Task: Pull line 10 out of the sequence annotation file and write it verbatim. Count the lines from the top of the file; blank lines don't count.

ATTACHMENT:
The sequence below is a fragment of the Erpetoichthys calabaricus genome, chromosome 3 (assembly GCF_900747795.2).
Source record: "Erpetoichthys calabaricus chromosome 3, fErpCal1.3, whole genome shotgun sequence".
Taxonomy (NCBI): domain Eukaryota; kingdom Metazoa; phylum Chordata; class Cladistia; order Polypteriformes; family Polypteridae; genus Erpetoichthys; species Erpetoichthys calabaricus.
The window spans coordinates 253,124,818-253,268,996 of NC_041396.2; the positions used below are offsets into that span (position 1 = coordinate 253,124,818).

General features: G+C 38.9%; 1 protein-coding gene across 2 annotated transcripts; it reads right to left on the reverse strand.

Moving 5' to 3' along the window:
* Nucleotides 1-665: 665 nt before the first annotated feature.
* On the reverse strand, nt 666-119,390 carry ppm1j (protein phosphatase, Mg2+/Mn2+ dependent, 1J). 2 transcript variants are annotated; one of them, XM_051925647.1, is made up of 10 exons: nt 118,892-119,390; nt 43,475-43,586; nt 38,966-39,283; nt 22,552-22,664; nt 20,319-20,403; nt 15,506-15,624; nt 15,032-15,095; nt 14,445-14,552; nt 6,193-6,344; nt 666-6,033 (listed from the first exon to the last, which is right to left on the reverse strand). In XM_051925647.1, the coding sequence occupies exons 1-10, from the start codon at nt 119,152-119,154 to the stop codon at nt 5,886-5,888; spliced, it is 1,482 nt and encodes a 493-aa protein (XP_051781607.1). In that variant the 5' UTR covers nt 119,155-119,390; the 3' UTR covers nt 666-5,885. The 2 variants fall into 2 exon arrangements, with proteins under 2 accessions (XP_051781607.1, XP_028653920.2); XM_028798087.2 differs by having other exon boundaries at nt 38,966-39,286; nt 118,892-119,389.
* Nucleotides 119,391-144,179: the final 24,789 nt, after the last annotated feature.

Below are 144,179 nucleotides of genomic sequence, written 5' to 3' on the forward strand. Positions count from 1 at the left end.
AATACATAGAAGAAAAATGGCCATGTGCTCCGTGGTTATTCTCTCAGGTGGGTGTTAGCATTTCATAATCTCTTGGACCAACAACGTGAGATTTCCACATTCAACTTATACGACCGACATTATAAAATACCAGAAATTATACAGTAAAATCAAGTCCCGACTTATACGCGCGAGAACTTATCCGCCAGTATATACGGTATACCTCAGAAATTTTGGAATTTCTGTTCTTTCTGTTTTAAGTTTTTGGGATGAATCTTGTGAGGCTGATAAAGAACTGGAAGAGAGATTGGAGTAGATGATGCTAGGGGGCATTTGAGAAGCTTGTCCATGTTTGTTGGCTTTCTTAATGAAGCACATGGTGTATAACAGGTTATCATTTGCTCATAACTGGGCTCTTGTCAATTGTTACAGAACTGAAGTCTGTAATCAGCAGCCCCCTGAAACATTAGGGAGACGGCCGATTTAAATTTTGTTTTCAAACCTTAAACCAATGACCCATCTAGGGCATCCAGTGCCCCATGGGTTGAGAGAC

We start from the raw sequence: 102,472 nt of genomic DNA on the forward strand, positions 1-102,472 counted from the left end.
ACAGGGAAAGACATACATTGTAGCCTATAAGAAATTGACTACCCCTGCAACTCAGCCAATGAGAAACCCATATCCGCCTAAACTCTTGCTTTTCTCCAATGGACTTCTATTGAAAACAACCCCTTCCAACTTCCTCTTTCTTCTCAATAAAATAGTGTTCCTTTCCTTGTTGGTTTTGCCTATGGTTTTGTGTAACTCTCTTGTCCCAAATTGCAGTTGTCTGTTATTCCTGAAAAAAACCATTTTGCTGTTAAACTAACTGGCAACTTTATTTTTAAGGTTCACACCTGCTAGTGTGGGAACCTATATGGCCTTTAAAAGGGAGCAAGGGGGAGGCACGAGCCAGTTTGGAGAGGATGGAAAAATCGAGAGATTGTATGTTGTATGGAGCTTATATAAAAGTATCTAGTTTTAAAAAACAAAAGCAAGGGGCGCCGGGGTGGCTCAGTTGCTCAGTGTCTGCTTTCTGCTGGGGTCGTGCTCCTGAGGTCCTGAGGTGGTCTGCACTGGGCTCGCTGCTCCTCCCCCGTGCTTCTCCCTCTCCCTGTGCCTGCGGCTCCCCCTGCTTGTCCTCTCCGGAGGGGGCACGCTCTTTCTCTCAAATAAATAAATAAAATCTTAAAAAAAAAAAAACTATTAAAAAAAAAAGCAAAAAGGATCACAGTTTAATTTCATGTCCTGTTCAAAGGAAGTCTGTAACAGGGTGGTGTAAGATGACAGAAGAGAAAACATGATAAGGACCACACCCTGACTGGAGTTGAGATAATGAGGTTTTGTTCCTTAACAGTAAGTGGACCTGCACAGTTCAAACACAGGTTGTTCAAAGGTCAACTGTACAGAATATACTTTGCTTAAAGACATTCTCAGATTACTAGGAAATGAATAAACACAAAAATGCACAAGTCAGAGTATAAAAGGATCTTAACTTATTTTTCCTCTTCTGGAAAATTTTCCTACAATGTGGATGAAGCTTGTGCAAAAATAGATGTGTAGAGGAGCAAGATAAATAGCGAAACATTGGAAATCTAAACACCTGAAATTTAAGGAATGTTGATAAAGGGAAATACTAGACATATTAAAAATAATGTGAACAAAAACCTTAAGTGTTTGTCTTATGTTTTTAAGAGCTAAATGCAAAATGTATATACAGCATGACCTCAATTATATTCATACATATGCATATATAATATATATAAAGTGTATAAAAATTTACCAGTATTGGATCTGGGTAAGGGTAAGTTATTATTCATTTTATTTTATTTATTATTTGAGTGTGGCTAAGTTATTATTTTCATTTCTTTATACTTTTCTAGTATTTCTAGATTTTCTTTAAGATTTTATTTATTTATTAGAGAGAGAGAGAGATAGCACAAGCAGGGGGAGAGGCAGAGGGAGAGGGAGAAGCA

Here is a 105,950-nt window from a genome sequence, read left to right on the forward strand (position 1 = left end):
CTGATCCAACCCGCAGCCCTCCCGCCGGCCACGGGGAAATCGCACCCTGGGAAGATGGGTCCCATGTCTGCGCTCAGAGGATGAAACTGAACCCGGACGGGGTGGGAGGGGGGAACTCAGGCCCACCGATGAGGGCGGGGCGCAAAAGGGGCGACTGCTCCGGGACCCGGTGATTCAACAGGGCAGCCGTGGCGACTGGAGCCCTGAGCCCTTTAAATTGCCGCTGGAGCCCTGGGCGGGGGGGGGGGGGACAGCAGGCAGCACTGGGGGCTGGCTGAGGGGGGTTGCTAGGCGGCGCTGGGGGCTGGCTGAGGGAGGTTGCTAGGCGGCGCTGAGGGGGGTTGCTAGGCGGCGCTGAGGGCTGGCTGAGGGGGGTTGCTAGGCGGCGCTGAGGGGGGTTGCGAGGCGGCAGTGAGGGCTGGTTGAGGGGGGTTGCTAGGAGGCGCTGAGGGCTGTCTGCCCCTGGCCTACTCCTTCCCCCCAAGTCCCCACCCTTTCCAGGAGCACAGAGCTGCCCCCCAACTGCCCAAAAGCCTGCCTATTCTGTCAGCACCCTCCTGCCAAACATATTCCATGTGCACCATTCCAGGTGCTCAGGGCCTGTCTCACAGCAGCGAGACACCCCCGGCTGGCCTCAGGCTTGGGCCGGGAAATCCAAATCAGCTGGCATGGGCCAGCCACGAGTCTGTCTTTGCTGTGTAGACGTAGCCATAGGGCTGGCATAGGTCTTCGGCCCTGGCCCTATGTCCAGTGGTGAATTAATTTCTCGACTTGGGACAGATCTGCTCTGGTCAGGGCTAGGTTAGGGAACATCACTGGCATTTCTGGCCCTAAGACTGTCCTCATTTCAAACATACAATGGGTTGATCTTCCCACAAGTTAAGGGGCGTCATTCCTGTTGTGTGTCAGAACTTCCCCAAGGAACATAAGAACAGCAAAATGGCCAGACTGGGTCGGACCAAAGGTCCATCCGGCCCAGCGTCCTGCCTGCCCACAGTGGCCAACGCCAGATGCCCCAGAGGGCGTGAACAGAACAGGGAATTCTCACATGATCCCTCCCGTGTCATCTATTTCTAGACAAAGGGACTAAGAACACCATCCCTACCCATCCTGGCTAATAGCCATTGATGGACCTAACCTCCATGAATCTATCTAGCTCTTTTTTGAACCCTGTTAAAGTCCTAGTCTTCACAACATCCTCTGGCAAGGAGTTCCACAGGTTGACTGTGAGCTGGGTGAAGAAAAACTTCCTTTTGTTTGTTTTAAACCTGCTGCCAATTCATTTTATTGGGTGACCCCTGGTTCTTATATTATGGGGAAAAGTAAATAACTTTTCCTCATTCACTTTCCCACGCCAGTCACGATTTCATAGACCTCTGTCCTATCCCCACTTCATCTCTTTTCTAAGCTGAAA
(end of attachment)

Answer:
Below are 144,179 nucleotides of genomic sequence, written 5' to 3' on the forward strand. Positions count from 1 at the left end.